Corporation, Achievement of National Goals

Over time, the concept of the corporation has normalized this entity with a unique sort of existence. It evolved to be a key player in all modern markets and trade, providing us with our needs and wants. Another entity similar to that is the transnational corporation, but it differs in that it expands beyond its original borders.

With this development came questions about how this entity should be treated and prosecuted, how liable are the constituents (individuals) of this entity etc.  However, that’s not our focus but rather the relation between such transnational corporations and politics and in particular how national goals conflict with that of the corporation. We will focus on Shell PLC, a British multinational oil and gas company and the 6th largest supplier of oil (in a list that includes countries).

If one looks at their sustainability statement, it says, Powering Progress is our strategy to accelerate the transition of our business to net-zero emissions, in step with society, purposefully and profitably. It is designed to create value for our shareholders, customers, and wider society, and integrates our long-standing commitment to contribute to sustainable development with our business strategy.

It seems that it's not only a for-profit organization but also a moral actor trying to better its surroundings. Hence its production of yearly sustainability reports and transitions to net zero emissions. However, actions speak louder than words and, if one looks at their track record, another story shows up.

Firstly, we must establish, as Brian Anderson, Chair of Shell Nigeria, stated: “The government and the oil industry are inextricably entangled.”  A clear example is what happened in Ogoniland in Nigeria, as a response to rising protests against pollution caused by Shell. As the amnesty report stated, Shell wrote to the governor requesting intervention “to enable us to carry out our operations given the strategic nature of our business to the nation's economy.” The regime's previous use of brutality was too apparent for Shell PLC not to predict the consequence of such a request. This led to a massive violent crackdown on protestors. The UK Supreme Court has just recently ruled in favor of Niger Delta communities against Shell.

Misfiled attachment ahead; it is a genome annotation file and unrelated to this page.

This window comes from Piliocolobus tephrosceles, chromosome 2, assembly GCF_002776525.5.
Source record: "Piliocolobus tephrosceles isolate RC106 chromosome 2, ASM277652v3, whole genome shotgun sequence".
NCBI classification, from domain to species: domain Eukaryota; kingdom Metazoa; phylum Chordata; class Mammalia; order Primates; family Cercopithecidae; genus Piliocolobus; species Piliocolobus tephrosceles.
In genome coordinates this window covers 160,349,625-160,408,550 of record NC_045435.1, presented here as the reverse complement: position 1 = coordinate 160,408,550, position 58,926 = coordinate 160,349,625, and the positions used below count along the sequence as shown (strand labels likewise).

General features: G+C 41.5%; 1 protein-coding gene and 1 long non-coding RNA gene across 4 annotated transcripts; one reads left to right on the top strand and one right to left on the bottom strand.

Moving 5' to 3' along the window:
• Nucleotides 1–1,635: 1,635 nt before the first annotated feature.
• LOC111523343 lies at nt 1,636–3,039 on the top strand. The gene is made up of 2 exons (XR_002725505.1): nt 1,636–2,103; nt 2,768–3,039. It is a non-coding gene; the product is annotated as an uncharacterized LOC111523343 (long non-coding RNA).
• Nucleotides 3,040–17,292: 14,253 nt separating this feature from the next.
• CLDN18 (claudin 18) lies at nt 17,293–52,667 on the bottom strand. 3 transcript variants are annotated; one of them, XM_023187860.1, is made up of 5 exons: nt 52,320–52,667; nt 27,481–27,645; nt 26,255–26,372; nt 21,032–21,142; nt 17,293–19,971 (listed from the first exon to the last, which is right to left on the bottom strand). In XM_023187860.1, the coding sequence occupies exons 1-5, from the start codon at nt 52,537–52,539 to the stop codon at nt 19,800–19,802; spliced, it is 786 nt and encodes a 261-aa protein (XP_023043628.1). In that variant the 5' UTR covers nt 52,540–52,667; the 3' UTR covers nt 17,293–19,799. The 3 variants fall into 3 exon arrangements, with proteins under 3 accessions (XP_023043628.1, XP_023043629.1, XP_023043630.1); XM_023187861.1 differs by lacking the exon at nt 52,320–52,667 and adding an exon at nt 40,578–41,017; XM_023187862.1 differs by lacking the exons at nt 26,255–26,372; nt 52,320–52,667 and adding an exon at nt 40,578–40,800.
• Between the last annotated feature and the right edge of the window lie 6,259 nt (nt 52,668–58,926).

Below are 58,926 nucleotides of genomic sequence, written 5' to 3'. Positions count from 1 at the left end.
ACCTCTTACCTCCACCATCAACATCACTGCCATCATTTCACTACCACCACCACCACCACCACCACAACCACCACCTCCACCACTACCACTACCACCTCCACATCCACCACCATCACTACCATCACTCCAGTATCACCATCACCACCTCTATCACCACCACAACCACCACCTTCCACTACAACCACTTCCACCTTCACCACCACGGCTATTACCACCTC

Furthermore, in contrast to their sustainability statement, the Guardian reports that climate activists are suing Shell directors for the claims that directors haven’t devised plans in line with the Paris Agreement and their target of net zero emissions. Furthermore, US congressional investigation into climate disinformation has revealed "deceptive climate tactics.” For instance, Shell PR sent guidance stating, “Please do not give the impression that Shell is willing to reduce carbon dioxide emissions to levels that do not make business sense,” which questions their ambitious commitment.

As societies face social dangers or potential ones such as climate change or inequality, the development of corporations and transnationals has added another dimension to policy and government intervention. Governments are now required to take into account corporations to achieve national targets such as equity and justice while taking into account how corporations can influence governance to debilitate such goals, as seen in Nigeria. It has to restrict corporations in some sense but at the same time ensure liberty and robustness so that it doesn't fall into a command economy.